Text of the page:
Hong Kong’s Baptist University says it is interested in relocation to new Northern Metropolis university town

Hong Kong’s Baptist University says it is interested in relocation to new Northern Metropolis university town

A university based in one of the richest areas of Hong Kong has told the government it is interested in moving its entire operation or part of it to a new academic town near the border with mainland China, a concept floated by the city’s leader last year.

Alexander Wai Ping-kong, president of Baptist University, confirmed on Thursday that the government was told last year the institution was interested in relocating from its Kowloon Tong campus, one of the city’s prime residential areas, to the Northern Metropolis university town.

“We are interested, no matter if we move our whole campus or just part of our campus,” Wai said.

He added the ball was now in the government’s court as the idea was still in the planning stage.

“We of course hope our new future campus is bigger than our current one,” Wai said. “The bigger the better, and the transport should be convenient.”

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Baptist University says it is interested in a move from its Kowloon Tong home to the new Northern Metropolis. Photo: Winson Wong

Wai said that the university would be unable to fund a move itself, and would have to rely on the government to pay for the relocation and construction of a new campus.

The university’s 5.6 hectare (13.8 acre) campus is the smallest among the city’s public universities.

Wai also reminded the government to reserve some land for it in the new border city to expand its campus, through the construction of new teaching blocks and halls of residence, if the authorities aimed to develop Hong Kong into an international hub for tertiary education.

The university town, which will cover about 60 hectares of the Northern Metropolis mega project, is expected to be completed some time after 2030 under a plan to foster collaboration with top mainland Chinese and overseas institutions.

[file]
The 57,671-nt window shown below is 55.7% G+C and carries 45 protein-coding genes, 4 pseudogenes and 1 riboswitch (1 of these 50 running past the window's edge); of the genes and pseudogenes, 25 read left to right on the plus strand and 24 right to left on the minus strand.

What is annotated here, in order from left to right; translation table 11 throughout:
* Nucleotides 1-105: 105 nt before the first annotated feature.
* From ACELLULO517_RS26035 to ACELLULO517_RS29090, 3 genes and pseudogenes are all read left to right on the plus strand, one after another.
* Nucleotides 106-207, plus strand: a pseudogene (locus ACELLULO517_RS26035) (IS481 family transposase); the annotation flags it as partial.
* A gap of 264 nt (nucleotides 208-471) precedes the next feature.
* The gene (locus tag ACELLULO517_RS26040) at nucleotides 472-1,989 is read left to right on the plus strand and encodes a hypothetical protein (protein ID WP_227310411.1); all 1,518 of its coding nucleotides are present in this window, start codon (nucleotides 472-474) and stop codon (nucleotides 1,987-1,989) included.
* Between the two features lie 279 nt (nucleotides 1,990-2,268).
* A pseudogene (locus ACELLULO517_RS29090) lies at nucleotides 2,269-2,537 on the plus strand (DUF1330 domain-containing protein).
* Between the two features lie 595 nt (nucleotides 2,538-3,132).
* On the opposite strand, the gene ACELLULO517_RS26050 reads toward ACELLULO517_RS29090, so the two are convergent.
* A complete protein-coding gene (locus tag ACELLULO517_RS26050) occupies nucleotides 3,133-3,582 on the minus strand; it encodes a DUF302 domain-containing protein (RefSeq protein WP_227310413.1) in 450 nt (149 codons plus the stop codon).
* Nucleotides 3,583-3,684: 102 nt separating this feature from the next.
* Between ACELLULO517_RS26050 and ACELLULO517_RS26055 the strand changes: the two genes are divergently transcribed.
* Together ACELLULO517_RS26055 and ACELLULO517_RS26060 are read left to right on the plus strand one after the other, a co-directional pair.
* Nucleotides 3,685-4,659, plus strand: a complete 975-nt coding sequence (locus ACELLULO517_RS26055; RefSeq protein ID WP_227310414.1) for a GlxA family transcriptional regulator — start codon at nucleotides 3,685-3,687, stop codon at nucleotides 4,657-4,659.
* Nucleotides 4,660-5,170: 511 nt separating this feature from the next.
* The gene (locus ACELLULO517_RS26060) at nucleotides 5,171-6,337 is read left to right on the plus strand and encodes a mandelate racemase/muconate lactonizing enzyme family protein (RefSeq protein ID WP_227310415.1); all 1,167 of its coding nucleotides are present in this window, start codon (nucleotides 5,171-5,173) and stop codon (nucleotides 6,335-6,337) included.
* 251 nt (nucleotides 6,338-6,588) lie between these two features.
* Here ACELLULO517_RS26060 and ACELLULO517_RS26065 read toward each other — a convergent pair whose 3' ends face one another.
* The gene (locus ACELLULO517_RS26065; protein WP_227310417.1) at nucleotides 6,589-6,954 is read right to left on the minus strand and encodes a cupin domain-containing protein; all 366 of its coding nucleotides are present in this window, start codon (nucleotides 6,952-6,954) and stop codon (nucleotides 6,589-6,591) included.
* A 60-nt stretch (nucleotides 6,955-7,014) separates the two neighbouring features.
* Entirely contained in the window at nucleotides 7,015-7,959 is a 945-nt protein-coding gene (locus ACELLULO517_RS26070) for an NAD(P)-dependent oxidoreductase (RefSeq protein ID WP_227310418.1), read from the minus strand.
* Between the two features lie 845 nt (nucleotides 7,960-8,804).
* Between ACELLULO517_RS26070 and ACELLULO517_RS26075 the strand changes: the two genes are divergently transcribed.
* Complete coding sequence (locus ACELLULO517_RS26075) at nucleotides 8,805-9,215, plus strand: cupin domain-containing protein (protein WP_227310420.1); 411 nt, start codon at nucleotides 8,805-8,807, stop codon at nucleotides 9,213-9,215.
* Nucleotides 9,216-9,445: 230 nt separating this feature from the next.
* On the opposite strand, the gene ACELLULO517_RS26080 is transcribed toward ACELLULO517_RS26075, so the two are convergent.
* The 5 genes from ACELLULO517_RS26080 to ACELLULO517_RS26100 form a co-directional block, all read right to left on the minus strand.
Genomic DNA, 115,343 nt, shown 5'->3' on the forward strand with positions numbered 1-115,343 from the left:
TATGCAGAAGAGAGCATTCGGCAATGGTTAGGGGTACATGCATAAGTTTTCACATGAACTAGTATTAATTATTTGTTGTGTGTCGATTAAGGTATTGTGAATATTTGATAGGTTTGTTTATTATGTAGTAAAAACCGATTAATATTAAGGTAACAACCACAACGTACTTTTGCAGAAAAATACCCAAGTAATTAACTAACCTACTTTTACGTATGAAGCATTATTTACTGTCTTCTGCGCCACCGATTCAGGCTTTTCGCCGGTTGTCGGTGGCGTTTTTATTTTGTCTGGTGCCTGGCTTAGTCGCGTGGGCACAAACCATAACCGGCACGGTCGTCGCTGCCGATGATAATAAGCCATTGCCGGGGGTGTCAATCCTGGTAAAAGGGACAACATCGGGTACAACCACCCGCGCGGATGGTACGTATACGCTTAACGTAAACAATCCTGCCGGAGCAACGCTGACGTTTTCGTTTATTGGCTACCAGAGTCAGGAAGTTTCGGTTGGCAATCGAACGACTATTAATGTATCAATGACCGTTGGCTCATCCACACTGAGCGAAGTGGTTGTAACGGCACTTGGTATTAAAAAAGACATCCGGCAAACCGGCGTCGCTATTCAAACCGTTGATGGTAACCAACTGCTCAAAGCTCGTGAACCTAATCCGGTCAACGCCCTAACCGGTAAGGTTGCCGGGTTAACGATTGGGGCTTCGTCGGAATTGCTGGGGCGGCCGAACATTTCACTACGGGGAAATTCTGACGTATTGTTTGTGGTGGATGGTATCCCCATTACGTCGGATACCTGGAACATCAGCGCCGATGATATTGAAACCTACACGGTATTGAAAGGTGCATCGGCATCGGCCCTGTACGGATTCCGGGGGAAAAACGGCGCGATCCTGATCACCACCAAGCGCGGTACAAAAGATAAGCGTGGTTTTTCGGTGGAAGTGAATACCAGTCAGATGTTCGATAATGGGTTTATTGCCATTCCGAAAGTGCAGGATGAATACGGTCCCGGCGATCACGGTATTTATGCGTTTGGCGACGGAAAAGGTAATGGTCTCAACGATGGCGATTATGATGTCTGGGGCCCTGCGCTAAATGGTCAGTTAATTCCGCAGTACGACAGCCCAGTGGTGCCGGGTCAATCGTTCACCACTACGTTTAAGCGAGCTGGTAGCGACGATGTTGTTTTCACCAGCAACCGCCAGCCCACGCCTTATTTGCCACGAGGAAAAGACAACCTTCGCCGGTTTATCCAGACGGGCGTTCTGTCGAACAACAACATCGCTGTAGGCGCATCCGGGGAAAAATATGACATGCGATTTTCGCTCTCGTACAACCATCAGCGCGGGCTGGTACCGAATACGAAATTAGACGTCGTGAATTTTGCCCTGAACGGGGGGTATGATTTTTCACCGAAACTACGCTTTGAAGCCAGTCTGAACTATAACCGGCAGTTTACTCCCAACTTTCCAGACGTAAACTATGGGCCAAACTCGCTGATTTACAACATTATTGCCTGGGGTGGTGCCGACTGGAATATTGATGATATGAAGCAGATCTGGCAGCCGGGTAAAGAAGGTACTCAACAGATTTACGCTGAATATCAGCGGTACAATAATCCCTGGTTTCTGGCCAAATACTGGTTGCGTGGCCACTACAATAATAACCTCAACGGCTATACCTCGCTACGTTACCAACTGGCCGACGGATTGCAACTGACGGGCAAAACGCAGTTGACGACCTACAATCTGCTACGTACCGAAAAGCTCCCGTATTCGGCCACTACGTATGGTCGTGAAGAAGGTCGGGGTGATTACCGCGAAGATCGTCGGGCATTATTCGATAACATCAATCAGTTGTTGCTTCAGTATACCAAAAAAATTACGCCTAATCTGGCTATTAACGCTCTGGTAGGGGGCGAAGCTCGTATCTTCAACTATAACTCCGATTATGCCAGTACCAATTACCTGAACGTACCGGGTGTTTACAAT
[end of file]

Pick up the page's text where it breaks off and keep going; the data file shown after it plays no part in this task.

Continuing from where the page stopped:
The plan was outlined in Chief Executive John Lee Ka-chiu’s policy address last October.

The Northern Metropolis, proposed by the previous administration in 2021, will cover 30,000 hectares and be home to an international innovation and technology hub and 500,000 flats.

The university town will be designed to accommodate the expansion of public and private educational institutions.

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Wai said the decision on relocation rested with the government and on the details of the university town proposal.

He added it was up to the governing council of the university to decide the future of the Kowloon Tong campus.

But Wai emphasised the relocation idea was “very preliminary, though our university has discussed it internally”.

The university said it expected the number of non-city students in its total enrolment would not exceed the present quota of 20 per cent in the next academic year.

University Grants Committee statistics show that Baptist University admitted 943 students – 15.1 per cent of its total – from outside the city in the 2023-24 academic year.

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Albert Chau Wai-lap, the university’s vice-principal, said the new or even the present quota would not be used up in the next academic year, as the university had to maintain its teacher-student ratio, have adequate teaching staff and offices, as well as suitable classroom capacity.

“Our student hostel should also be ready before using up the quota,” Chau said.

“For us, 40 per cent means more than 2,000 non-local students. If they all live in university’s hostels, where should our local students go?”

He added an additional 1,700 hostel places would be available later this year.

Wai said he supported the move to introduce home-grown national security legislation, as mandated by Article 23 of the Basic Law, the city’s mini-constitution.

He predicted any new law would not affect the hiring of academics from overseas to work at the university.

“It is impossible for the legislation to be delayed indefinitely, and no freedom is absolute,” Wai said. “The legislation of Article 23 is also our constitutional responsibility.

“Hong Kong’s freedom of speech and academic freedom are still in very good shape. I do not see that the legislation will have an impact on freedom.”

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